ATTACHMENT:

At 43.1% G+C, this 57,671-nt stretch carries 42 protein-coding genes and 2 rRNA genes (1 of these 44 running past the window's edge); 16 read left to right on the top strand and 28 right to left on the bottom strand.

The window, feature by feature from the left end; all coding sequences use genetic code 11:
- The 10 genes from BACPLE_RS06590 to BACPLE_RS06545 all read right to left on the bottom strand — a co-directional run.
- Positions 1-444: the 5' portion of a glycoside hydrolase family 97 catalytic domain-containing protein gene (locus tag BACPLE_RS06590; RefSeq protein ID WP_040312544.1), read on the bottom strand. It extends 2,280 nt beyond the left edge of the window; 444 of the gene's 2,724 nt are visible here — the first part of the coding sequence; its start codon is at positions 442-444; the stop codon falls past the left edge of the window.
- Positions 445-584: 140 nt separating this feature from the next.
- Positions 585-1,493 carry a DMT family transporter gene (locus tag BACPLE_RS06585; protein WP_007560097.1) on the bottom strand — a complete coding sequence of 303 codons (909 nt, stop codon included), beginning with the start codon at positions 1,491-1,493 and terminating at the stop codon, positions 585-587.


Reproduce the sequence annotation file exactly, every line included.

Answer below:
At 43.1% G+C, this 57,671-nt stretch carries 42 protein-coding genes and 2 rRNA genes (1 of these 44 running past the window's edge); 16 read left to right on the top strand and 28 right to left on the bottom strand.

The window, feature by feature from the left end; all coding sequences use genetic code 11:
- The 10 genes from BACPLE_RS06590 to BACPLE_RS06545 all read right to left on the bottom strand — a co-directional run.
- Positions 1-444: the 5' portion of a glycoside hydrolase family 97 catalytic domain-containing protein gene (locus tag BACPLE_RS06590; RefSeq protein ID WP_040312544.1), read on the bottom strand. It extends 2,280 nt beyond the left edge of the window; 444 of the gene's 2,724 nt are visible here — the first part of the coding sequence; its start codon is at positions 442-444; the stop codon falls past the left edge of the window.
- Positions 445-584: 140 nt separating this feature from the next.
- Positions 585-1,493 carry a DMT family transporter gene (locus tag BACPLE_RS06585; protein WP_007560097.1) on the bottom strand — a complete coding sequence of 303 codons (909 nt, stop codon included), beginning with the start codon at positions 1,491-1,493 and terminating at the stop codon, positions 585-587.